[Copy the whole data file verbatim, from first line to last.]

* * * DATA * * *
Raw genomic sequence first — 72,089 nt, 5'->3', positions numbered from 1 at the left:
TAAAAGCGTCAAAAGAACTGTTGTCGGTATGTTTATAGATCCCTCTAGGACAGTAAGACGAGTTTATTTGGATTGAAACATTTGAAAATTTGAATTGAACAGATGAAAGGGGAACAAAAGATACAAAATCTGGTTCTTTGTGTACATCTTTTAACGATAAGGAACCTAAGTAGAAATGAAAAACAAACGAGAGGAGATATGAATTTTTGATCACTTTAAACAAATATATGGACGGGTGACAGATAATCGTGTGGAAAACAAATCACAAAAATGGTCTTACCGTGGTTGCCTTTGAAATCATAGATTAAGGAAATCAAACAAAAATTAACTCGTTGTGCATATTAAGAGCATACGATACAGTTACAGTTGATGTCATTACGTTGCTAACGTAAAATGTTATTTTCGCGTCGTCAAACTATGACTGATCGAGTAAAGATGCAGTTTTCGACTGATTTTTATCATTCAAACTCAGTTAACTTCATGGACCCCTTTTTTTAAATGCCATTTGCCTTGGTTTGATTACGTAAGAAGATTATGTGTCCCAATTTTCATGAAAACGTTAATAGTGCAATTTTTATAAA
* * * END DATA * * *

Raw genomic sequence first — 72,089 nt, 5'->3', positions numbered from 1 at the left:
TAAAAGCGTCAAAAGAACTGTTGTCGGTATGTTTATAGATCCCTCTAGGACAGTAAGACGAGTTTATTTGGATTGAAACATTTGAAAATTTGAATTGAACAGATGAAAGGGGAACAAAAGATACAAAATCTGGTTCTTTGTGTACATCTTTTAACGATAAGGAACCTAAGTAGAAATGAAAAACAAACGAGAGGAGATATGAATTTTTGATCACTTTAAACAAATATATGGACGGGTGACAGATAATCGTGTGGAAAACAAATCACAAAAATGGTCTTACCGTGGTTGCCTTTGAAATCATAGATTAAGGAAATCAAACAAAAATTAACTCGTTGTGCATATTAAGAGCATACGATACAGTTACAGTTGATGTCATTACGTTGCTAACGTAAAATGTTATTTTCGCGTCGTCAAACTATGACTGATCGAGTAAAGATGCAGTTTTCGACTGATTTTTATCATTCAAACTCAGTTAACTTCATGGACCCCTTTTTTTAAATGCCATTTGCCTTGGTTTGATTACGTAAGAAGATTATGTGTCCCAATTTTCATGAAAACGTTAATAGTGCAATTTTTATAAA